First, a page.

Why does the IRS want us to lie on our taxes?
"Under penalties of perjury, I declare that I have examined this return and accompanying schedules and statements, and to the best of my knowledge and belief, they are true and complete." -IRS Form 1040
It's tax season and once again gay married couples are caught between the truth and the law.
Those of us who are married should be able to indicate that status honestly when filling out our tax return. Instead, the IRS, citing the federal Defense of Marriage Act, demands that gay couples deny our spouse and mark the box as single. The IRS makes this demand despite the fact that DOMA has been found unconstitutional by numerous courts and the Department of Justice has stopped defending its key provisions.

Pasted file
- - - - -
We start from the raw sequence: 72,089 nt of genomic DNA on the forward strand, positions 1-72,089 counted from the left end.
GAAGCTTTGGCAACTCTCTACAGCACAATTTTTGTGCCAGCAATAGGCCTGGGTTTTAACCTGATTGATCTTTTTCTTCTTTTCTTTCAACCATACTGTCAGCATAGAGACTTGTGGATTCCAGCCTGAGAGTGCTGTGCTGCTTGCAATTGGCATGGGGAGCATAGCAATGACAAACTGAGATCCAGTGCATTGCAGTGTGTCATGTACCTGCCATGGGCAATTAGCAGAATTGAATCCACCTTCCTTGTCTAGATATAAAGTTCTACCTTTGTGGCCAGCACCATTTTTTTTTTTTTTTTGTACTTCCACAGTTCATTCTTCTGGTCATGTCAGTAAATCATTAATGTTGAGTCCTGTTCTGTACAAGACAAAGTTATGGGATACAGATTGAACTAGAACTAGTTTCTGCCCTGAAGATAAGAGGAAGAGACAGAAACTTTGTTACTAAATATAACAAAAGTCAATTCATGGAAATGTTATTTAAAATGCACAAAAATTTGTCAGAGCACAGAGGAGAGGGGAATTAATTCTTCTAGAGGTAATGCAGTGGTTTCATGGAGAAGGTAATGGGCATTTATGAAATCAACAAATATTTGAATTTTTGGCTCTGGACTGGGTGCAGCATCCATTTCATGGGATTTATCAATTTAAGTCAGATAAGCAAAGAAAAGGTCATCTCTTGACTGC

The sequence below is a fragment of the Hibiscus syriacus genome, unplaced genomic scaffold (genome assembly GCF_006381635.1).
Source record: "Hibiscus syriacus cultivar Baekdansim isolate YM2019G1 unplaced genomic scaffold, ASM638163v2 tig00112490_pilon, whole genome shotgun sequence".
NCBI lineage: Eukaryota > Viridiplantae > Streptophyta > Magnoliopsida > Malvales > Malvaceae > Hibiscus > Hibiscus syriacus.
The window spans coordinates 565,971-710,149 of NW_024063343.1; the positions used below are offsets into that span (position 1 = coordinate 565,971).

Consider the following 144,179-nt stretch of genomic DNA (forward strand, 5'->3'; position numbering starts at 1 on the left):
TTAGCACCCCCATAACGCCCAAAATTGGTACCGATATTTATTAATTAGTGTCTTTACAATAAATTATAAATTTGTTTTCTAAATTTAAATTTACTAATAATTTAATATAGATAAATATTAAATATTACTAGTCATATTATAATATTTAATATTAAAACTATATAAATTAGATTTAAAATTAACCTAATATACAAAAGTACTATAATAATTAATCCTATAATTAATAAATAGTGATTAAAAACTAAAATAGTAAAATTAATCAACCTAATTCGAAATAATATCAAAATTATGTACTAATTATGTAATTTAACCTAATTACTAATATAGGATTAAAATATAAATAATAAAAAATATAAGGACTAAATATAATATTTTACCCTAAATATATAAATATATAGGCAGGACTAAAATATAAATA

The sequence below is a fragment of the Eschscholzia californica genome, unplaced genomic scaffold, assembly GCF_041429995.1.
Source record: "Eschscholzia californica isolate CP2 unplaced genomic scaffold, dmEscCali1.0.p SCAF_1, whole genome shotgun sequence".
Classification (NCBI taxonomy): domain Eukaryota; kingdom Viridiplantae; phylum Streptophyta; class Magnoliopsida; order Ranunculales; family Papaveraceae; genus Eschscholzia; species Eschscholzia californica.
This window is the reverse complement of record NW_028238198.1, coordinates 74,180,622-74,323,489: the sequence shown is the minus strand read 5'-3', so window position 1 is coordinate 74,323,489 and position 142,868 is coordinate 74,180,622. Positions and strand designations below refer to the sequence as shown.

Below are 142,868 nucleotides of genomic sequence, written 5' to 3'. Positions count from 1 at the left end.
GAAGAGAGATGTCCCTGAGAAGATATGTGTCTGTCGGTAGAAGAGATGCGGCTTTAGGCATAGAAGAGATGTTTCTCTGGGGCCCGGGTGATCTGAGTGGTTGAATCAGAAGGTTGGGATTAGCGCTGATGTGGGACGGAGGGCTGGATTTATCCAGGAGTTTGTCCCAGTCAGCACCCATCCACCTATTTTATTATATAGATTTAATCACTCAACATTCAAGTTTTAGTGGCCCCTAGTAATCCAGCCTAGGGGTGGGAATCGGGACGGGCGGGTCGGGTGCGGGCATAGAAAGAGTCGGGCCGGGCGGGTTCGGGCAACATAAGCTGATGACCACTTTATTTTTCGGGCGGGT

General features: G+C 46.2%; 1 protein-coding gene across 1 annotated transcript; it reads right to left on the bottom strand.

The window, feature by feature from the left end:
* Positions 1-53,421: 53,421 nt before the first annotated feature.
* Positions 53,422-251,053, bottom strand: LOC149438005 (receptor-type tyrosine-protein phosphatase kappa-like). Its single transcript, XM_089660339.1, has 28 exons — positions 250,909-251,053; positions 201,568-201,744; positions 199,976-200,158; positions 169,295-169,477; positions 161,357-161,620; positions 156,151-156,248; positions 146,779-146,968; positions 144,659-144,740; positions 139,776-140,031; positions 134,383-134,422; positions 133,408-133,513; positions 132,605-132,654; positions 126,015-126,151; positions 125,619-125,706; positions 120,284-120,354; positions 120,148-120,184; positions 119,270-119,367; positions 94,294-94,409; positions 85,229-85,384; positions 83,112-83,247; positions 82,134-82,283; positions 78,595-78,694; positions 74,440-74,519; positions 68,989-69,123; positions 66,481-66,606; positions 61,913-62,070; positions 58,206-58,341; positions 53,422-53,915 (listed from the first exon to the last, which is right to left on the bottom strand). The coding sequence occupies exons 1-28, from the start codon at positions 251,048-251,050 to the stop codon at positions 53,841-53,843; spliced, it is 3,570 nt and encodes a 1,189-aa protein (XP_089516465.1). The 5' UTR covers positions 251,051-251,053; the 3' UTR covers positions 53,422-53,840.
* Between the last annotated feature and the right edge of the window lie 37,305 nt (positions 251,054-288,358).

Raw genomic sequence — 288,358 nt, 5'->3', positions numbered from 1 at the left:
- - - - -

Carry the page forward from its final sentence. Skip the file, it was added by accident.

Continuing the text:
A movement is building across the country as more and more gay people get legally married in the U.S. or abroad. Whether on tax returns or customs forms, in the muddle of contradictory, nonsensical, and infuriating laws, married gay and lesbian couples are refusing to identify as "single." Quietly, from California to New York, from Alaska to Florida, couples are refusing to deny their spouses and are willing to enter legally murky territory to take a stand.
A website called RefuseToLie.org has become a gathering place for gay couples to share their stories and for others to speak out in solidarity. While many post that they have chosen to file as married, the site also provides tax tips for those who wish to protest but don't want to risk running afoul of the IRS.
You don't have to be married or gay to be outraged at the injustice.
Visit RefuseToLie.org and discover ways to join the effort to ensure equality under the law.